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Effect of delayed feeding post-hatch on expression of tight junction– and gut barrier–related genes in the small intestine of broiler chickens during neonatal development

Monika Proszkowiec-Weglarz, Lori L. Schreier, Stanislaw Kahl, Katarzyna B. Miska, Beverly Russell, Theodore H. Elsasser
Poultry science 2020 v.99 no.10 pp. 4714-4729
absorption, absorption barrier, digesta, digestion, early development, epithelium, gene expression regulation, hatcheries, histology, ileum, jejunum, liquid nitrogen, mortality, mucins, mucus, neonatal development, quantitative polymerase chain reaction, transportation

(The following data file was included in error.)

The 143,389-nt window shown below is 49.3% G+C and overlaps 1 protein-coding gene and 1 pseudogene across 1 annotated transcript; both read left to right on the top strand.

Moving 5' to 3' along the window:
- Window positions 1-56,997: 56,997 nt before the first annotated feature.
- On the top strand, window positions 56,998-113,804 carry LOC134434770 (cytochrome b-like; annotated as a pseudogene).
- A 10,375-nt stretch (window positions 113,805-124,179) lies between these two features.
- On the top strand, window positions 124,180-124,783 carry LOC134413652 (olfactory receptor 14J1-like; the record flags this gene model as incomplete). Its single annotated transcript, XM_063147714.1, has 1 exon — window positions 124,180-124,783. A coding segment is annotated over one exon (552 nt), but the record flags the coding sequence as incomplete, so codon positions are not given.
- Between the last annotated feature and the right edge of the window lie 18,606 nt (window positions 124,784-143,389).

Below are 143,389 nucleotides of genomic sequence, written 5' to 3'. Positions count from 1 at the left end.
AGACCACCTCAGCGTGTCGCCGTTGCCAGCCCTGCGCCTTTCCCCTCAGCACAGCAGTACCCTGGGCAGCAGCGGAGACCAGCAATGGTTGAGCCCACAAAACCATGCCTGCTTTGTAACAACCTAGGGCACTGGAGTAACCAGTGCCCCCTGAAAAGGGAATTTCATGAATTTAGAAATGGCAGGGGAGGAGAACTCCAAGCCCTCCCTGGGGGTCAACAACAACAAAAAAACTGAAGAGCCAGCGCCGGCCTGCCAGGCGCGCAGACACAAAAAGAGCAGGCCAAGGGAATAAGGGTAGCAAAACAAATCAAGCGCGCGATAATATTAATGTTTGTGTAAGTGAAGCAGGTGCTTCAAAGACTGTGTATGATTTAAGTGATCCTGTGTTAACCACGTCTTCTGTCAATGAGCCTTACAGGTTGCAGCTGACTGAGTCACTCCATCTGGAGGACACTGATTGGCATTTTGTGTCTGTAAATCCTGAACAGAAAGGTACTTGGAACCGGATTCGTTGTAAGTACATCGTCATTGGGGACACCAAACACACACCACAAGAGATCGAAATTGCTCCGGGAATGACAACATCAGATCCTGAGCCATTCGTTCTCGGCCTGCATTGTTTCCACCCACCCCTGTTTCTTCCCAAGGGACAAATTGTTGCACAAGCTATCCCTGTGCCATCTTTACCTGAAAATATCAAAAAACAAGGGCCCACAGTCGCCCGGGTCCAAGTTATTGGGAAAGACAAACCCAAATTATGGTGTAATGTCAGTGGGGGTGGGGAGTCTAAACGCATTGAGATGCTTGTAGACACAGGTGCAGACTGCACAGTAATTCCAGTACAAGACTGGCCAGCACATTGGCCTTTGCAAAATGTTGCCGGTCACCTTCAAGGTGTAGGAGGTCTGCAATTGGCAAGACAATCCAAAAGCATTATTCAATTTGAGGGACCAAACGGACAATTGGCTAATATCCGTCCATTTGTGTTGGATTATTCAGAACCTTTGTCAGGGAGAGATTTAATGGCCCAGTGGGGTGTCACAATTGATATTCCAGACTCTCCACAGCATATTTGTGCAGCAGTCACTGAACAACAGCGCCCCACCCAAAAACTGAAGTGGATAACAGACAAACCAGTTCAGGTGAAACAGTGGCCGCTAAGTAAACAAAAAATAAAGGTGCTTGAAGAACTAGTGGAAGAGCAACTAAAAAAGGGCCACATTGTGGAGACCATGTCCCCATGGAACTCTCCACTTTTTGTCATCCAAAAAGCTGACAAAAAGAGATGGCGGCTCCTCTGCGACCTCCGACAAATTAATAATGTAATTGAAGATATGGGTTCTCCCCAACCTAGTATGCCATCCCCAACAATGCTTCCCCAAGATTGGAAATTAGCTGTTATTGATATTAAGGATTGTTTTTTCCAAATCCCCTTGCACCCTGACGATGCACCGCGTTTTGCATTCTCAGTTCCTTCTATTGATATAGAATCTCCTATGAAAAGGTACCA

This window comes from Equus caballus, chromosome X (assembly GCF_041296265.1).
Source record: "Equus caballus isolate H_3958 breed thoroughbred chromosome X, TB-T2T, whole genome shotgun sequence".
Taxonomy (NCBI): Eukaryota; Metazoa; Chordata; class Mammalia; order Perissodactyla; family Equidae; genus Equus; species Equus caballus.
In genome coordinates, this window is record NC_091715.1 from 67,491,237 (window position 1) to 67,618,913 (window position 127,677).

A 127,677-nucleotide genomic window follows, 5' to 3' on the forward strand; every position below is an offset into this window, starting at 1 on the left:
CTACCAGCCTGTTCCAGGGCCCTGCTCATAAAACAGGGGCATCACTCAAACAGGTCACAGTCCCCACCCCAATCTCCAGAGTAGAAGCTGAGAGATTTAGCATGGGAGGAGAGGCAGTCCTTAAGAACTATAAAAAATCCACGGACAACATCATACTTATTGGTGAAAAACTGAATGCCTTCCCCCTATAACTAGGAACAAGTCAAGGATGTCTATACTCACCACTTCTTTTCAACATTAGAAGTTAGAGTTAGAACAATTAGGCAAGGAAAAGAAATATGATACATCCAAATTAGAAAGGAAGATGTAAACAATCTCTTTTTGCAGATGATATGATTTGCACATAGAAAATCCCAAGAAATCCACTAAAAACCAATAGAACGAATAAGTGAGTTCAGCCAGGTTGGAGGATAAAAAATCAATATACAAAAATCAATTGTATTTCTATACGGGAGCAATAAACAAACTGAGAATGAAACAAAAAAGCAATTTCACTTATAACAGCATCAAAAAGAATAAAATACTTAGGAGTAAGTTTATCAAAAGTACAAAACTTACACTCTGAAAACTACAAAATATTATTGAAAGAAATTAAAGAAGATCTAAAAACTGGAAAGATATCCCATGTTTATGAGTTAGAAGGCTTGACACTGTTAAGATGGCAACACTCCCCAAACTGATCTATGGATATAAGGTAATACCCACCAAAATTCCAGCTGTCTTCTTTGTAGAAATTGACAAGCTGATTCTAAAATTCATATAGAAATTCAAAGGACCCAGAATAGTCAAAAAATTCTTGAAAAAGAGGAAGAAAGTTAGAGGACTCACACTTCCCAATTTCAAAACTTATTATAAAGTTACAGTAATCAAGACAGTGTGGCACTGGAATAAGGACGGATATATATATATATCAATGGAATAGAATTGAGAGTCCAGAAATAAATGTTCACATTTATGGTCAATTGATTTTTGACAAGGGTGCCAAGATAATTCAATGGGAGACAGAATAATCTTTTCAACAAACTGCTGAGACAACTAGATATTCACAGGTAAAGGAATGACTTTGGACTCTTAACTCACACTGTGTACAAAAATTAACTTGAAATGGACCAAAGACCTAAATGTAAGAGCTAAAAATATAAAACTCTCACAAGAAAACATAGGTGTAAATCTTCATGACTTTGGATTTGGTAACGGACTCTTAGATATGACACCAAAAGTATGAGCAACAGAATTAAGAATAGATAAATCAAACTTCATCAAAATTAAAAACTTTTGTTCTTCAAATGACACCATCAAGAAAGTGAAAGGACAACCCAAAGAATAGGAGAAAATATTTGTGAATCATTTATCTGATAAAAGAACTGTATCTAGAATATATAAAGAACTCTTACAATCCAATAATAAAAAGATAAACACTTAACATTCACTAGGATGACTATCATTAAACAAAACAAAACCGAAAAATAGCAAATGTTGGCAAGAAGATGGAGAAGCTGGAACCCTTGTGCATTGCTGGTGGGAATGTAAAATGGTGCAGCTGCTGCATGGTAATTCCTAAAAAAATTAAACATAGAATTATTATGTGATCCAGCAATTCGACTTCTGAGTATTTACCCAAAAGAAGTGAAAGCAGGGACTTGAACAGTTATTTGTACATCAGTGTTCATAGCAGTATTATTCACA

The gut not only plays a key role in digestion and absorption of nutrients but also forms a physical barrier and first line of defense between the host and the luminal environment. A functional gut barrier (mucus and epithelial cells with tight junctions [TJ]) is essential for optimal health and efficient production in poultry. In current broiler system, chicks are deprived of food and water up to 72 h due to uneven hatching, hatchery procedures, and transportation. Post-hatch feed delay results in lower BW, higher FCR and mortality, and delayed post-hatch gut development. Little is known about the effects of early neonatal development and delayed feeding immediately post-hatch on gut barrier function in chickens. Therefore, the aim of the present study was to characterize the expression pattern of gut barrier–related and TJ-related genes in the small intestine of broiler chickens during early development and delay in access to feed. Newly hatched chicks received feed and water immediately after hatch or were subjected to 48 h delayed access to feed to mimic commercial hatchery setting and operations. Birds were sampled (n = 6) at −48, 0, 4, 24, 48, 72, 96, 144, 192, 240, 288, and 336 h post-hatch. Jejunum and ileum were collected, cleaned of digesta, and snap-frozen in liquid nitrogen or fixed in paraformaldehyde. The relative mRNA levels of gut barrier- and TJ-related protein genes were measured by quantitative PCR and analyzed by 2-way ANOVA. In both tissues, changes (P < 0.05) in gene expression pattern of gut barrier–related and TJ-related genes were detected due to delayed access to feed post-hatch and/or development. In general, expression of TJ-related genes was downregulated while mRNA levels of gut barrier-related genes were upregulated during development. Histological differences and changes in mucin staining due to age and treatment were observed. These results suggest that delayed access to feed post-hatch may affect TJ structure and/or function and therefore gut barrier function and overall health of the chicken small intestine.